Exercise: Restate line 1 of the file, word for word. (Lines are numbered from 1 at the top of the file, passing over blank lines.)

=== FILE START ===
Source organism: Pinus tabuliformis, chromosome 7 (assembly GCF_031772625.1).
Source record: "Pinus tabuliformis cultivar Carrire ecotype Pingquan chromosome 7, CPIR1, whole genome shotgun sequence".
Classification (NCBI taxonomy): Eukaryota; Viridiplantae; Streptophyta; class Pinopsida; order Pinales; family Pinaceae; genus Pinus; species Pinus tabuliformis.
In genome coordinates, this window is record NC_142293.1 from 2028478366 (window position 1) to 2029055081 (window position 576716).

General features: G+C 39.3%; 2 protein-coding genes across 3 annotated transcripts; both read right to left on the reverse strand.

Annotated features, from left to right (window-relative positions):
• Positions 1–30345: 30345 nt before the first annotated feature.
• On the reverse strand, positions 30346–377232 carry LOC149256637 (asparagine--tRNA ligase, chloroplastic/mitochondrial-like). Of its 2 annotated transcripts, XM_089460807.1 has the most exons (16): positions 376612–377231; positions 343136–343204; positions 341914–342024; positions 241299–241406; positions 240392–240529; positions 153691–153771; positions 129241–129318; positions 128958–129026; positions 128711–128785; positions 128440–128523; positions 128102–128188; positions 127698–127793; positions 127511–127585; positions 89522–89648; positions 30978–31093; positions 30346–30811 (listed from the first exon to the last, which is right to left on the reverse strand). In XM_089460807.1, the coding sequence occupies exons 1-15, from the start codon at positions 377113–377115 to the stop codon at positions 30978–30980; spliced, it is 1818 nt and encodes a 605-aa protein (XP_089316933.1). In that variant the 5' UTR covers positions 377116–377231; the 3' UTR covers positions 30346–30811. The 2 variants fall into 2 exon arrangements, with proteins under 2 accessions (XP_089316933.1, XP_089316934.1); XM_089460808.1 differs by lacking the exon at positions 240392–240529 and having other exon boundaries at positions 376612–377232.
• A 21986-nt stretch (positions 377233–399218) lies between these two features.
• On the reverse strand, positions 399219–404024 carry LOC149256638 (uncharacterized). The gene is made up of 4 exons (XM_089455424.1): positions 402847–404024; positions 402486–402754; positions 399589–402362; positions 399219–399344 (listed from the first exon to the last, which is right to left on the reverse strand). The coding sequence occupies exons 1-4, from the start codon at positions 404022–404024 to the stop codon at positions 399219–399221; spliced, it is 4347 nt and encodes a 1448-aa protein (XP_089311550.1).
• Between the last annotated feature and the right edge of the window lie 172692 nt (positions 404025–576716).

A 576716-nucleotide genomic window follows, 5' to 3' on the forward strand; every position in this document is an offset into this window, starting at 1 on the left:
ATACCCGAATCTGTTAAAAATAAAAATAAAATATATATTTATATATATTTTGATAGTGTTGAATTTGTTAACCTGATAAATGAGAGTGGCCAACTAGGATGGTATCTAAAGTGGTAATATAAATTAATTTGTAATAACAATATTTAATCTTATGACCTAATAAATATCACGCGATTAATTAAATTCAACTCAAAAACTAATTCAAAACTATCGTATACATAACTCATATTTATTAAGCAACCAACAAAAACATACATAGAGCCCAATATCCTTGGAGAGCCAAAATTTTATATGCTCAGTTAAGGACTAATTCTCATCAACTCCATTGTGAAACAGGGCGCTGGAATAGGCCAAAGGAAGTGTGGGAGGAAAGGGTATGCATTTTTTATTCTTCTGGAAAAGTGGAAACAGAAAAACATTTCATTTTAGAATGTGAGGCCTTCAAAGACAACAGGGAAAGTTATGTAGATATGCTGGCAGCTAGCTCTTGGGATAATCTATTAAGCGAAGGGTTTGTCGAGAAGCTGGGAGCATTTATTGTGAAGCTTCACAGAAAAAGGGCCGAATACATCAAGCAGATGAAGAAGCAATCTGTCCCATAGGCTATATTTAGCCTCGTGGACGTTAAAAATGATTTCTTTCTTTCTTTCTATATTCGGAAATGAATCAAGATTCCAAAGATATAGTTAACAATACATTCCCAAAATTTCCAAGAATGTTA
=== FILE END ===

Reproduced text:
Source organism: Pinus tabuliformis, chromosome 7 (assembly GCF_031772625.1).